Author(s): Kemper KJ, Benson MS, Bishop MJ
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Abstract OBJECTIVE: To determine which factors are the best predictors of postextubation stridor in pediatric trauma patients. DESIGN: Prospective cohort study. SETTING: The Burn and Trauma ICUs at Harborview Medical Center from March to September 1989. PATIENTS: Children were eligible for the study if they were less than 15 yr old, were intubated for greater than 12 hr, and did not have underlying cardiopulmonary disease. The study included 25 patients with 30 extubations. RISK FACTORS ASSESSED: Age, type of injury (burn vs. trauma), location of intubation ("field" vs. hospital), endotracheal tube size, length of intubation, and presence of an airleak around the tube at the time of extubation at 30 cm H2O pressure. MAIN OUTCOME MEASURE: Moderate to severe postextubation stridor requiring treatment with racemic epinephrine, helium-oxygen, reintubation, or tracheostomy. RESULTS: Treatment for postextubation stridor was required after 11 (37\%) of 30 extubations, with five reintubations and one tracheostomy. The best predictor of postextubation stridor was absence of an airleak at the time of extubation (sensitivity 100\%, positive predictive value 79\%, p less than .001), followed by type of injury (facial burn vs. all others; sensitivity 64\%, positive predictive value 88\%, p less than .001). After controlling for these two factors, no other factor studied was a significant predictor of postextubation stridor. CONCLUSION: In pediatric trauma patients, mechanism of injury (facial burn vs. other) and absence of an airleak at the time of extubation are the strongest factors predicting postextubation stridor. Patients with one or both risk factors require special attention to airway management.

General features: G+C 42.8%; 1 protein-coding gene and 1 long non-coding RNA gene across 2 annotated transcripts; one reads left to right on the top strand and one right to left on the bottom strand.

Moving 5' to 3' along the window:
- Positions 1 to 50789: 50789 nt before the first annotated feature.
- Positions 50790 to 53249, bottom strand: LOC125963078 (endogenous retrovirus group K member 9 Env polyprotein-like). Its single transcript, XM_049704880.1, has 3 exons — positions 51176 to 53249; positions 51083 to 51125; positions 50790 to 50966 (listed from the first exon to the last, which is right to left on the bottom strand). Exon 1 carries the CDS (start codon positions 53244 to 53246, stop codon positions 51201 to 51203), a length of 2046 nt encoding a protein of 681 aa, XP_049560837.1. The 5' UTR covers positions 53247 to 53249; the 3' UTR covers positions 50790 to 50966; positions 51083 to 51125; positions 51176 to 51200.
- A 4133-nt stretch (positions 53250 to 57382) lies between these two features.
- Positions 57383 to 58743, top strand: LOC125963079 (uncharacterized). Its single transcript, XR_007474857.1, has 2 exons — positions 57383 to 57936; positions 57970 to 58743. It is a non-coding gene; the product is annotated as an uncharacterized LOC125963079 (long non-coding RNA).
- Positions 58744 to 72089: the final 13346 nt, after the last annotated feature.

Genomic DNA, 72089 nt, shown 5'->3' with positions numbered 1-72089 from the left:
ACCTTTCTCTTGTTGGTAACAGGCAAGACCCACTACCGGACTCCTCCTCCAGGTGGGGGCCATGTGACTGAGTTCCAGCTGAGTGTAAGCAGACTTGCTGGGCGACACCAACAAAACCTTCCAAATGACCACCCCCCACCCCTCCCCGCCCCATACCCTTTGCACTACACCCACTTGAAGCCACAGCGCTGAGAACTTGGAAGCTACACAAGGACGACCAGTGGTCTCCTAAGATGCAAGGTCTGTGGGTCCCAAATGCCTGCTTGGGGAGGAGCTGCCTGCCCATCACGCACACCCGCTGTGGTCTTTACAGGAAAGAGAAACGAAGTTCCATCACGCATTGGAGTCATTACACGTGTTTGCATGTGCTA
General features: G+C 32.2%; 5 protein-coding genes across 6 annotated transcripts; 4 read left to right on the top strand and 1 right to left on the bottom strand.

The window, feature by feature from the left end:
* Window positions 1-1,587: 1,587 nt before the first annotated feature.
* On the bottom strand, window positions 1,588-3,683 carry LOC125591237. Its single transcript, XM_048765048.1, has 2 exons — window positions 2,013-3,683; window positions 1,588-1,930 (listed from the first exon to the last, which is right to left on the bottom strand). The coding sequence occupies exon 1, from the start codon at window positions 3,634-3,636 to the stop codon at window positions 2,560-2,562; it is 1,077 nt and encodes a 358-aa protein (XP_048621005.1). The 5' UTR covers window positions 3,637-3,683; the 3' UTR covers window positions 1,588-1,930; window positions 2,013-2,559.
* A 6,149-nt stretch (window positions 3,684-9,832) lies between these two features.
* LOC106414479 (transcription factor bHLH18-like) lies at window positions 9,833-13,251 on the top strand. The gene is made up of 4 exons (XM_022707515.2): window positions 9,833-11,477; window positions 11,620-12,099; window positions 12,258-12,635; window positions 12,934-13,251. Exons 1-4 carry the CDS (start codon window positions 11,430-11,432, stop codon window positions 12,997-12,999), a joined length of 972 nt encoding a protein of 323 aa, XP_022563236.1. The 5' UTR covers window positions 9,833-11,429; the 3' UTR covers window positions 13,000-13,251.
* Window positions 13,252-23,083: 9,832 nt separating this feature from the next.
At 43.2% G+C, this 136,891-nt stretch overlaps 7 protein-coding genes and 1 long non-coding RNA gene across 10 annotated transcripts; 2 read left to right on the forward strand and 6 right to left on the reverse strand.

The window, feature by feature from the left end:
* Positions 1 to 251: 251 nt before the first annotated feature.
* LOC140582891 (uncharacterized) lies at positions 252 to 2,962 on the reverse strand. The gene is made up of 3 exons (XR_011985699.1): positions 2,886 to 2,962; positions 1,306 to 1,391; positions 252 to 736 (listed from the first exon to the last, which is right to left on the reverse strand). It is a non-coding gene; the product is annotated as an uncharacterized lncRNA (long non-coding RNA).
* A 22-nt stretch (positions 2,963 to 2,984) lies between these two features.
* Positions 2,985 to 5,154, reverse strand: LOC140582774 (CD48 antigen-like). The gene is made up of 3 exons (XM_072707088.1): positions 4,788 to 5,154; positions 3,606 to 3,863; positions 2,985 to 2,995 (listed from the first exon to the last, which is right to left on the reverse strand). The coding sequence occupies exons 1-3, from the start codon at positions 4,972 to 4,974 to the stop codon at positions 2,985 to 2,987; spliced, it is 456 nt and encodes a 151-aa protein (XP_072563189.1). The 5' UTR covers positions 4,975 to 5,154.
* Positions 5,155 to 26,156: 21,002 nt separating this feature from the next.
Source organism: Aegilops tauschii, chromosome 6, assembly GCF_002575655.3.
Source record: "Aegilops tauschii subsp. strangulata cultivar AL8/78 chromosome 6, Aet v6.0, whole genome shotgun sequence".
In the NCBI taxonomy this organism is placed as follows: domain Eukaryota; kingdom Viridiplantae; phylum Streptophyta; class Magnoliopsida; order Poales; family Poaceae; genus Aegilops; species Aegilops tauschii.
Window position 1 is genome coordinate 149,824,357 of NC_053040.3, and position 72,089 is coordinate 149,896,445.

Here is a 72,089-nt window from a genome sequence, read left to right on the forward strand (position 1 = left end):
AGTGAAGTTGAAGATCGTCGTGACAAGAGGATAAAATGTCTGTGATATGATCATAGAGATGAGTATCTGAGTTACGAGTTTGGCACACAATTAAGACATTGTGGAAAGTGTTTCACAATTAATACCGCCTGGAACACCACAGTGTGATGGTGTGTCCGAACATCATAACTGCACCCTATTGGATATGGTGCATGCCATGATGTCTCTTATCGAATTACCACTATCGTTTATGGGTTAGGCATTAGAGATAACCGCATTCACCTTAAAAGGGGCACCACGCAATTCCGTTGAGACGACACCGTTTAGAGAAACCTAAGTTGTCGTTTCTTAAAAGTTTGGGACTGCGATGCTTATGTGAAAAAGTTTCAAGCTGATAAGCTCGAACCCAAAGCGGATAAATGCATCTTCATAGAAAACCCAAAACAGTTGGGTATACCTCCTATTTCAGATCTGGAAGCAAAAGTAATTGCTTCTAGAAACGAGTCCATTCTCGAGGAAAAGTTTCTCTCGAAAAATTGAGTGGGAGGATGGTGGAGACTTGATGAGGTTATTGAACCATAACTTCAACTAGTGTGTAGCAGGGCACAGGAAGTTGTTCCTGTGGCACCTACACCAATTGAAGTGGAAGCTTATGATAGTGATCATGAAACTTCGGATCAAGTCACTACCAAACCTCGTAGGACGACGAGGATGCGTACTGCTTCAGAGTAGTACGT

This article was published in Crit Care Med
and referenced in Journal of Anesthesia & Clinical Research